Iran has decided to temporarily suspend its secret Baghdad-brokered talks aimed at defusing tensions with regional rival Saudi Arabia, The Associated Press reported on Sunday, citing Iranian state-linked media.
The decision comes a day after Saudi Arabia carried out its largest known mass execution in its modern history.
The Iranian news website Nournews, considered close to the country’s Supreme National Security Council, reported the government had unilaterally paused the talks with Saudi Arabia that have been ongoing in Baghdad over the past year and were aimed at restoring diplomatic ties.
Iraq’s foreign minister earlier had said the fifth round of talks between Saudi and Iranian representatives was due to resume on Wednesday.
The report did not give a reason for Iran’s decision, but it comes after Saudi Arabia put to death 81 people convicted of crimes ranging from killings to ties to terrorist groups.
Saudi Arabia said on Saturday that all 81 people who had been executed had been "found guilty of committing multiple heinous crimes" and all were linked to the Islamic State (ISIS) group, Al-Qaeda, Yemen's Houthi rebel forces or "other terrorist organizations".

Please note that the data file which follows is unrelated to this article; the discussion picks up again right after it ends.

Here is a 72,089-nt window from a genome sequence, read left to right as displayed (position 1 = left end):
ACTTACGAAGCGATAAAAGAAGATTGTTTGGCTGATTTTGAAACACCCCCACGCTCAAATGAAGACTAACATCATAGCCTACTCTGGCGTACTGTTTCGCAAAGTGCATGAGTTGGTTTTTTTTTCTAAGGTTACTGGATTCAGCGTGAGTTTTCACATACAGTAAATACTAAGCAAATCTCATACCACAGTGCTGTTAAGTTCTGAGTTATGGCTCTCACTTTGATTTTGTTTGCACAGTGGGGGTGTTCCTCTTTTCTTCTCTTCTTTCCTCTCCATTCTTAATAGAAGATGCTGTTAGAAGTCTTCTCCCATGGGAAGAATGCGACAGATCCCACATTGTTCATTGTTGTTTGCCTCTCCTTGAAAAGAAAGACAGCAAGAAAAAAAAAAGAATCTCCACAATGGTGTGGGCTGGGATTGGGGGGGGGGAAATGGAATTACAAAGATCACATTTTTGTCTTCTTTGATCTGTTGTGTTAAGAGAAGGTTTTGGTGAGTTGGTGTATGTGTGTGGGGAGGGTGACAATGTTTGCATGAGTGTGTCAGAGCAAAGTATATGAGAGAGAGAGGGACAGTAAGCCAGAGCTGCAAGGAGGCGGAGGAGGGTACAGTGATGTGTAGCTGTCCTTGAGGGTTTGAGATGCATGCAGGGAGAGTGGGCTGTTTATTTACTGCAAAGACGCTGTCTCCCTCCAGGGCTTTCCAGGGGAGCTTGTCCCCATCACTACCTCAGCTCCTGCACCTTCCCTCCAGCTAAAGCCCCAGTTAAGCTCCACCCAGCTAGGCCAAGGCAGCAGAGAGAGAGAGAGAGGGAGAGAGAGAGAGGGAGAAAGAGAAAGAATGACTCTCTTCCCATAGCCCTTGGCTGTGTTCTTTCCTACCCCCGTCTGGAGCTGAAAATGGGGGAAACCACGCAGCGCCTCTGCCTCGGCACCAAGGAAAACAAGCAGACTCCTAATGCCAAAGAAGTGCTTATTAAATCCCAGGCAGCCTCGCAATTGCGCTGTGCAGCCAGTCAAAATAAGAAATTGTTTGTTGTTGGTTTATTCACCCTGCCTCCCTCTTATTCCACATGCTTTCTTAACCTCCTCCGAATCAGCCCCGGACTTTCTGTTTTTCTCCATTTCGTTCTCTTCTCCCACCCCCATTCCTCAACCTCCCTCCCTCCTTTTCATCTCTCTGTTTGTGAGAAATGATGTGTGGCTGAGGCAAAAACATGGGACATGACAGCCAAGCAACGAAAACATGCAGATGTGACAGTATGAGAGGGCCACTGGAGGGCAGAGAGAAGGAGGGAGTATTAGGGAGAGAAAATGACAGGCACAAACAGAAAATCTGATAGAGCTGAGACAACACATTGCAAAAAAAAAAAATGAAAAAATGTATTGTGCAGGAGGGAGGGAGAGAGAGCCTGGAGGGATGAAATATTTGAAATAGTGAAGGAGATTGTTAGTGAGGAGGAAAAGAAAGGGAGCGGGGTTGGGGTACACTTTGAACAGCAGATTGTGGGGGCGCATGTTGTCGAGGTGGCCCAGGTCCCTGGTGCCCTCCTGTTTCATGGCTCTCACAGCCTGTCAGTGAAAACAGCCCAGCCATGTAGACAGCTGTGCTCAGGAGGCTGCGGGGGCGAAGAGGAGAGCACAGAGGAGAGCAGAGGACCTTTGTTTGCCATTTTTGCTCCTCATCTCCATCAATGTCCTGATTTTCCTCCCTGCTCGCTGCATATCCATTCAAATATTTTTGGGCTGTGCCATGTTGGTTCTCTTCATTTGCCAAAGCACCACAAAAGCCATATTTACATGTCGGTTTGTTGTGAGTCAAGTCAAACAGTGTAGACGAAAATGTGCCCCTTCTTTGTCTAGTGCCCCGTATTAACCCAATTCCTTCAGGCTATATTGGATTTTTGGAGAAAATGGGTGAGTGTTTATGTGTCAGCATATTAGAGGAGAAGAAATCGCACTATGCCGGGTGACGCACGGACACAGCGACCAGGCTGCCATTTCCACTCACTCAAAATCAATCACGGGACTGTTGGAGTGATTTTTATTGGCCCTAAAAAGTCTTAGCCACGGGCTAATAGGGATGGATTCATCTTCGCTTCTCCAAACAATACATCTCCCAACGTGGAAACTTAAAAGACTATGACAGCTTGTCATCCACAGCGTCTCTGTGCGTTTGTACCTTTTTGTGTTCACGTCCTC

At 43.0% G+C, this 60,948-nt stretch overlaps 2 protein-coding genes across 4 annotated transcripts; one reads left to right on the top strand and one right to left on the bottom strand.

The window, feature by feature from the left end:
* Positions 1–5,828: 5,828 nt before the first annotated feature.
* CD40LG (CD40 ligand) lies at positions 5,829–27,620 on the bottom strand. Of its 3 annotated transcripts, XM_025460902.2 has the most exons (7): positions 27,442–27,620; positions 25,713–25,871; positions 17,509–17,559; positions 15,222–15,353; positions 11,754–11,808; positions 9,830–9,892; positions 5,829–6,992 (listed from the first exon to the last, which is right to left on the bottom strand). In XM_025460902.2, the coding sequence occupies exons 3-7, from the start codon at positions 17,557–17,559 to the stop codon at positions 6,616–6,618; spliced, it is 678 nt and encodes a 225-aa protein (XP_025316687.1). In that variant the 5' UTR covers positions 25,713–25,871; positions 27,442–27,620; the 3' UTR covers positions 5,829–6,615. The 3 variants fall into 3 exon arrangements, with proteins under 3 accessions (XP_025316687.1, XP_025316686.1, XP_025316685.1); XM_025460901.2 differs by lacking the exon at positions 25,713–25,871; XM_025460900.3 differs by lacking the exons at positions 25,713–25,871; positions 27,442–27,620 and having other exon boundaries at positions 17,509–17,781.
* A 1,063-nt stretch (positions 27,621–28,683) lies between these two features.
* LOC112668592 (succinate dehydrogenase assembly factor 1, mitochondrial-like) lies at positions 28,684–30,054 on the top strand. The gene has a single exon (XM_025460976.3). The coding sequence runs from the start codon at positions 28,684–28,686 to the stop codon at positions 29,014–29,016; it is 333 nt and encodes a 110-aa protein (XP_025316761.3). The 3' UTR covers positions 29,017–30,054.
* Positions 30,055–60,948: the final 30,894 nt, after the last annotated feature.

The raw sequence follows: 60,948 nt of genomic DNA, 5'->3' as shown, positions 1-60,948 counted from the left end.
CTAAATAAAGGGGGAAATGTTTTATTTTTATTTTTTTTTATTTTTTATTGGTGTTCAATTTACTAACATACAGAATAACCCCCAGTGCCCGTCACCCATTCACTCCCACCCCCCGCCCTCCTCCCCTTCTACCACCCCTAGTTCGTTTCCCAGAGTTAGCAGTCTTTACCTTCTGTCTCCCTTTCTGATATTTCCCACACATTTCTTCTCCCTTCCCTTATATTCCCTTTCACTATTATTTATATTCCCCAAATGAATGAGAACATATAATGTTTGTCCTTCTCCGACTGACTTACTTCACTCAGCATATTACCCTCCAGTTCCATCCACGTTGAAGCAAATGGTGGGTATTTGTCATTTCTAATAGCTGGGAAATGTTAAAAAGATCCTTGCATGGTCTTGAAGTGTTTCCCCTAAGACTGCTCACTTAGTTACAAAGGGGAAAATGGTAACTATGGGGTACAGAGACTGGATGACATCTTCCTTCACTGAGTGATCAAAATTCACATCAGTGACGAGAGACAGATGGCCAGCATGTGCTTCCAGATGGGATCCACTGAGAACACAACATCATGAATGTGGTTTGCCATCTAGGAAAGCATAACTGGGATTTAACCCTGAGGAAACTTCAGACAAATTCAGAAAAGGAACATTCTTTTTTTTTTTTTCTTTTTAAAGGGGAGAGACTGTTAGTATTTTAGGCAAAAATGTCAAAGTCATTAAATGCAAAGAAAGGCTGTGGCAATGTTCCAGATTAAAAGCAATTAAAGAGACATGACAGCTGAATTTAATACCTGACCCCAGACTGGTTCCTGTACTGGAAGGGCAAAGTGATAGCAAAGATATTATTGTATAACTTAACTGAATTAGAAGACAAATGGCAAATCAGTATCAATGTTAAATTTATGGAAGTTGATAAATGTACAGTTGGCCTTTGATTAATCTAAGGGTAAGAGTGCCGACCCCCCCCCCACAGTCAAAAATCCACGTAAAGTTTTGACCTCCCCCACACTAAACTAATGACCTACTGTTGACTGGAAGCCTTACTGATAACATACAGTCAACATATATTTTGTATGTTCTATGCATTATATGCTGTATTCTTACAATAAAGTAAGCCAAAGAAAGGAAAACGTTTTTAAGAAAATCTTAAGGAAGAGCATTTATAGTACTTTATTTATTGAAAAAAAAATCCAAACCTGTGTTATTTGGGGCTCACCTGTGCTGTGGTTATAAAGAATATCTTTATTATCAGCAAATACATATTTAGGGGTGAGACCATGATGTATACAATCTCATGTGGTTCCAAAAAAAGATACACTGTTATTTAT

Saudi Arabia regularly announces that it has foiled terrorist attacks and at times executes the suspected terrorists.
Saudi Arabia and Iran held talks last year with the aim of improving relations, for the first time since cutting ties in 2016.
While no breakthrough has yet been reached, Iran's Foreign Minister said in October they are on the right track.
The two countries are vying for influence in a rivalry that has played out across the region in events such as Yemen's war and in Lebanon.